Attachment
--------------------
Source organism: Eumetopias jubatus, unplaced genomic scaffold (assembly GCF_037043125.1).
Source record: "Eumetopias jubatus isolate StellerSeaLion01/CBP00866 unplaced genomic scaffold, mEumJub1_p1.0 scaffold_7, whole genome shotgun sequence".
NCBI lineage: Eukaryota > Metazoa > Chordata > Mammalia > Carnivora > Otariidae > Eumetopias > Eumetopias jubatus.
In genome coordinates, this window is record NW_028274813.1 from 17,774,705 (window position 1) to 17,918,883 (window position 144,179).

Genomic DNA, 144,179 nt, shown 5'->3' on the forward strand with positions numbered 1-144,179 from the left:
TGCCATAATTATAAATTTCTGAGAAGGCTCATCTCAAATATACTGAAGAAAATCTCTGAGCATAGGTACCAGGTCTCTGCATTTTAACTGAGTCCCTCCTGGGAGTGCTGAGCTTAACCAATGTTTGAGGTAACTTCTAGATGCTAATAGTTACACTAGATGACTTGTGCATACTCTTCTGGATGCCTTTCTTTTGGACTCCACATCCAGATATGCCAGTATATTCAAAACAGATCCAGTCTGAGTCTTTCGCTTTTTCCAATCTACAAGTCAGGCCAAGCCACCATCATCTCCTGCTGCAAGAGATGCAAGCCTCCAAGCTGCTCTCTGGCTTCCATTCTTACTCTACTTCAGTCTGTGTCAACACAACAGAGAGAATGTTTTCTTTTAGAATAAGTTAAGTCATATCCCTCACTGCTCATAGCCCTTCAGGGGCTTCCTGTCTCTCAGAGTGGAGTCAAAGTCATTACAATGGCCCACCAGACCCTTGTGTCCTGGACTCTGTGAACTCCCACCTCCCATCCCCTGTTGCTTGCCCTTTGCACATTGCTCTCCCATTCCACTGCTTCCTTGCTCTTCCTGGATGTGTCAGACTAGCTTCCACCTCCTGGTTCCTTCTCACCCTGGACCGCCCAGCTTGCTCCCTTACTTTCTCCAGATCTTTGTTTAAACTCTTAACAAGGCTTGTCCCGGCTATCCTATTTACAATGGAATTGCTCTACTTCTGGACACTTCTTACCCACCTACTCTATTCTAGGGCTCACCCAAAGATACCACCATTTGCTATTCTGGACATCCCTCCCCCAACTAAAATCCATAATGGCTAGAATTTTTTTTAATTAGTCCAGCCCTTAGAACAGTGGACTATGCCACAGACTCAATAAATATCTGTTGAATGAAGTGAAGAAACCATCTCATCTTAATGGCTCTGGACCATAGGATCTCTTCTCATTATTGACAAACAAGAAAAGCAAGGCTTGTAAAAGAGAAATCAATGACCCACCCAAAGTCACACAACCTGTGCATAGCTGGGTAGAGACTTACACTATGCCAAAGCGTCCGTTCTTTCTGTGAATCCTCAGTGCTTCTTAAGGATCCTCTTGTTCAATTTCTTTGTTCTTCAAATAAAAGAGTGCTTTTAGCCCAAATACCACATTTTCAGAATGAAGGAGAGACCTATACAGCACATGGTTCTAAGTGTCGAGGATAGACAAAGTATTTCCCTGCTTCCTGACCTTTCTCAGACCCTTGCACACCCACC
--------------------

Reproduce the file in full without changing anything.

Source organism: Eumetopias jubatus, unplaced genomic scaffold (assembly GCF_037043125.1).
Source record: "Eumetopias jubatus isolate StellerSeaLion01/CBP00866 unplaced genomic scaffold, mEumJub1_p1.0 scaffold_7, whole genome shotgun sequence".
NCBI lineage: Eukaryota > Metazoa > Chordata > Mammalia > Carnivora > Otariidae > Eumetopias > Eumetopias jubatus.
In genome coordinates, this window is record NW_028274813.1 from 17,774,705 (window position 1) to 17,918,883 (window position 144,179).

Genomic DNA, 144,179 nt, shown 5'->3' on the forward strand with positions numbered 1-144,179 from the left:
TGCCATAATTATAAATTTCTGAGAAGGCTCATCTCAAATATACTGAAGAAAATCTCTGAGCATAGGTACCAGGTCTCTGCATTTTAACTGAGTCCCTCCTGGGAGTGCTGAGCTTAACCAATGTTTGAGGTAACTTCTAGATGCTAATAGTTACACTAGATGACTTGTGCATACTCTTCTGGATGCCTTTCTTTTGGACTCCACATCCAGATATGCCAGTATATTCAAAACAGATCCAGTCTGAGTCTTTCGCTTTTTCCAATCTACAAGTCAGGCCAAGCCACCATCATCTCCTGCTGCAAGAGATGCAAGCCTCCAAGCTGCTCTCTGGCTTCCATTCTTACTCTACTTCAGTCTGTGTCAACACAACAGAGAGAATGTTTTCTTTTAGAATAAGTTAAGTCATATCCCTCACTGCTCATAGCCCTTCAGGGGCTTCCTGTCTCTCAGAGTGGAGTCAAAGTCATTACAATGGCCCACCAGACCCTTGTGTCCTGGACTCTGTGAACTCCCACCTCCCATCCCCTGTTGCTTGCCCTTTGCACATTGCTCTCCCATTCCACTGCTTCCTTGCTCTTCCTGGATGTGTCAGACTAGCTTCCACCTCCTGGTTCCTTCTCACCCTGGACCGCCCAGCTTGCTCCCTTACTTTCTCCAGATCTTTGTTTAAACTCTTAACAAGGCTTGTCCCGGCTATCCTATTTACAATGGAATTGCTCTACTTCTGGACACTTCTTACCCACCTACTCTATTCTAGGGCTCACCCAAAGATACCACCATTTGCTATTCTGGACATCCCTCCCCCAACTAAAATCCATAATGGCTAGAATTTTTTTTAATTAGTCCAGCCCTTAGAACAGTGGACTATGCCACAGACTCAATAAATATCTGTTGAATGAAGTGAAGAAACCATCTCATCTTAATGGCTCTGGACCATAGGATCTCTTCTCATTATTGACAAACAAGAAAAGCAAGGCTTGTAAAAGAGAAATCAATGACCCACCCAAAGTCACACAACCTGTGCATAGCTGGGTAGAGACTTACACTATGCCAAAGCGTCCGTTCTTTCTGTGAATCCTCAGTGCTTCTTAAGGATCCTCTTGTTCAATTTCTTTGTTCTTCAAATAAAAGAGTGCTTTTAGCCCAAATACCACATTTTCAGAATGAAGGAGAGACCTATACAGCACATGGTTCTAAGTGTCGAGGATAGACAAAGTATTTCCCTGCTTCCTGACCTTTCTCAGACCCTTGCACACCCACC